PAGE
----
Jay Lance Woodruff, husband of Tara M. (Gvodas) Woodruff, of Royersford, Pa., formerly of Bradenton, Fla., and Virginia Beach, Va., died at the age of 39 after only a three-week battle with leukemia on Tuesday evening, July 21, 2009.
Born in Freeport, he was the son of Michael Woodruff and the late Verla (Fairbairn) Woodruff.
Jay was a graduate of the Shore Crest Preparatory School in St. Petersburg, Fla., and of the United States Naval Academy. After the academy, Mr. Woodruff served as a United States Naval officer, until joining the reserves, having attained the rank of lieutenant commander.
Professionally, Jay had worked in the banking industry the last eight years. Most recently, he relocated his family from Florida, back to his wife Tara’s home town in Pennsylvania, where he joined Bank of America as their vice president, market performance manager in the Philadelphia-Bucks county areas.
In addition to his father and wife of 15 years, Jay is survived by his daughter, Natasha T. Woodruff; son, Nicholas A. Woodruff; brother, Kent Klemz, husband to Julie of Monroe, Mich.; and paternal grandmother, Joyce (Woodruff) Ripps, of Seminole, Fla.
Jay was a selfless and dedicated husband and father who always put the needs of his family first. No personal sacrifice was ever too great for Jay when it came to his family. He loved them completely in every way possible. His kindness and generosity were second to none.
Perhaps due to his military training at Annapolis, or the guidance he received from his grandmother, Jay was viewed by all as someone who could be called upon to help with anything anywhere — always arriving with dynamite smile, welcoming hug, a strong arm and a brilliant mind.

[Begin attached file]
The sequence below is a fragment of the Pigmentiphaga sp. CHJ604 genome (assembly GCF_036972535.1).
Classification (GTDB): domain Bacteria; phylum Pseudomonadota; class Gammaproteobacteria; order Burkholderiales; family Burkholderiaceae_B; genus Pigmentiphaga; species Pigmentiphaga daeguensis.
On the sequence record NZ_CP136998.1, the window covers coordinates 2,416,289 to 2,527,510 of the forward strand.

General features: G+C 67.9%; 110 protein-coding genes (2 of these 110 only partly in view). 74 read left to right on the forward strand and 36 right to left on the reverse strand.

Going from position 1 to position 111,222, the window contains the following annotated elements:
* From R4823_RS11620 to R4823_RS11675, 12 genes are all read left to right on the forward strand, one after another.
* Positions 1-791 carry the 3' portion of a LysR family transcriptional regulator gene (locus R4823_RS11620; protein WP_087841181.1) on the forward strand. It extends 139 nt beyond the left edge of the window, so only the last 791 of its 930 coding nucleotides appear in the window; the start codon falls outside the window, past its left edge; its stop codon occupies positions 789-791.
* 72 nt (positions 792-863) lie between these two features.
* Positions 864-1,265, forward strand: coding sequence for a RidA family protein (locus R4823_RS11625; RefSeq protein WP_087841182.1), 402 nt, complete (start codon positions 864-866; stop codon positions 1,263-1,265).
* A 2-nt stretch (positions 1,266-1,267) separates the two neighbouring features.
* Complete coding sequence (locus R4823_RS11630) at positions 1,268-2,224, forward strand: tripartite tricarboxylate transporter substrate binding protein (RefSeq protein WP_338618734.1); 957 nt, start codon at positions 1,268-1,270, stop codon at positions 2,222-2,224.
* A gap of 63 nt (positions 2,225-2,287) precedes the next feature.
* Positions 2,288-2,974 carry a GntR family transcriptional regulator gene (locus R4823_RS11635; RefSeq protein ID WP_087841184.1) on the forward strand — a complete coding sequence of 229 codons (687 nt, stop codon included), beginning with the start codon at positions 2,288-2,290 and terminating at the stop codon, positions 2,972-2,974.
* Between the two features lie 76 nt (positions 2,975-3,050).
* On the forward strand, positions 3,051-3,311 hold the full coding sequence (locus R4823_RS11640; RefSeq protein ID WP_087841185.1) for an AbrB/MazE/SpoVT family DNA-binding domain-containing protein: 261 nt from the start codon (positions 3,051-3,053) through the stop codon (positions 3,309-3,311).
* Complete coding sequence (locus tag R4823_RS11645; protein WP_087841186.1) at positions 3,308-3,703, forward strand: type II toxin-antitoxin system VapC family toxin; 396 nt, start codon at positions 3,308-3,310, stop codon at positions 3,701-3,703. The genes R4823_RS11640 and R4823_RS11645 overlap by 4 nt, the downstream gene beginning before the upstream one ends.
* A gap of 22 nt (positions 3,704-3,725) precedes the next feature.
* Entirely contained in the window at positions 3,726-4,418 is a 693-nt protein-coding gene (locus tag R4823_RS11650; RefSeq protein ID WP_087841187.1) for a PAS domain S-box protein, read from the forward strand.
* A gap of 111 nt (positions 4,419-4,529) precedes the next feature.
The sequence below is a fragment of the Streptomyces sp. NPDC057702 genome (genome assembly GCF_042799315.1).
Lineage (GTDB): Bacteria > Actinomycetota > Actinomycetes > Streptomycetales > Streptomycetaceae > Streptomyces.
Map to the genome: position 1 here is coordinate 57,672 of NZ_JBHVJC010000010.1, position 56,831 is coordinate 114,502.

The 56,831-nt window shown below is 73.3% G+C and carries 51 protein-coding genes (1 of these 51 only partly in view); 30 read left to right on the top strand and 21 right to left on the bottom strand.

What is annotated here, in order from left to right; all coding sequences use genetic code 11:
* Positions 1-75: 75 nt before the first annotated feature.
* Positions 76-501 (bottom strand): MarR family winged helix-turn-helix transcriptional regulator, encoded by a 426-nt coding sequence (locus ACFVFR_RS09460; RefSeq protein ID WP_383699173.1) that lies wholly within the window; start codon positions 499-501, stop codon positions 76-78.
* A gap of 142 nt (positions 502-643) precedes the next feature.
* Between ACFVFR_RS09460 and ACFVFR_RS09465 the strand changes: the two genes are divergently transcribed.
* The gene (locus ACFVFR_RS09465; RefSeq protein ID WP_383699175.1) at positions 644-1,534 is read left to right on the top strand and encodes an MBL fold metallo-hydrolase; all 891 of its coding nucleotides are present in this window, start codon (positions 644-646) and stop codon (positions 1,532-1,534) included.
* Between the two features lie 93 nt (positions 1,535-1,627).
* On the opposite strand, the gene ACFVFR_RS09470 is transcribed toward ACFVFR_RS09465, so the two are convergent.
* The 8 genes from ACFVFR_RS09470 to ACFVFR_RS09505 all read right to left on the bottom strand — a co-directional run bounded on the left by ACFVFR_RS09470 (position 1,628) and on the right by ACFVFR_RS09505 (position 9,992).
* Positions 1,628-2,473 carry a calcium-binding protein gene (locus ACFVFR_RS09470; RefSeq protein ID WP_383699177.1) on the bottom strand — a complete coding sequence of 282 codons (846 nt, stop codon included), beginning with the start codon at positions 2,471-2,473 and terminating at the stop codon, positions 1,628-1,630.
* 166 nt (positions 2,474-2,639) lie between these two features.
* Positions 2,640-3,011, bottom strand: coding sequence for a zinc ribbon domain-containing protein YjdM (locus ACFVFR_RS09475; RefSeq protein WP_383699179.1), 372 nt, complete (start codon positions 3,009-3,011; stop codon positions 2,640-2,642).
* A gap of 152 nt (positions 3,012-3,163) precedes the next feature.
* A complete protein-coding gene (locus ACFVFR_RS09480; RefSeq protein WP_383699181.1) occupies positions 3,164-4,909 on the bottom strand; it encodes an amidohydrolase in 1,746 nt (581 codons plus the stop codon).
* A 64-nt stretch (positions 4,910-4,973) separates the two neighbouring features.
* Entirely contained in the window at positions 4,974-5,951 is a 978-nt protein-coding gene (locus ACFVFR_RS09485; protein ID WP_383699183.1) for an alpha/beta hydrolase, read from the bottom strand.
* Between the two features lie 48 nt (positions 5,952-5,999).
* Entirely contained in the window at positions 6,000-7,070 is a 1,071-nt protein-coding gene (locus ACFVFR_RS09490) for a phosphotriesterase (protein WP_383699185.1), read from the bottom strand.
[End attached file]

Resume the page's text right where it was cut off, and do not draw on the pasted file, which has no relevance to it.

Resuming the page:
He was the compassionate “go to” guy for many people. Whether through deeds or words, Jay was always there to help, never asking for anything in return beyond friendship, acceptance, and love.
Jay came from a very small family, having only a half brother to call his own. However, over the last 15 years through his marriage to Tara, he quickly became an integral part, if not a cornerstone of a much larger family.
Tara’s mother and father, John and Mary Kay Gvodas Sr., her six brothers and sisters and their spouses and her 15 nieces and nephews all knew Jay as a brother, uncle and son. Being a part of the family unit was paramount to Jay. Everyone could see that he was on a quest to give back more than he received. Though outnumbered, he never gave up the fight — not with his love for his wife, his children (who he was immensely proud of), his extended family, and his co-workers.
Jay’s impeccable character, citizenship, compassion and generosity has touched so many of us. He will be deeply missed by all.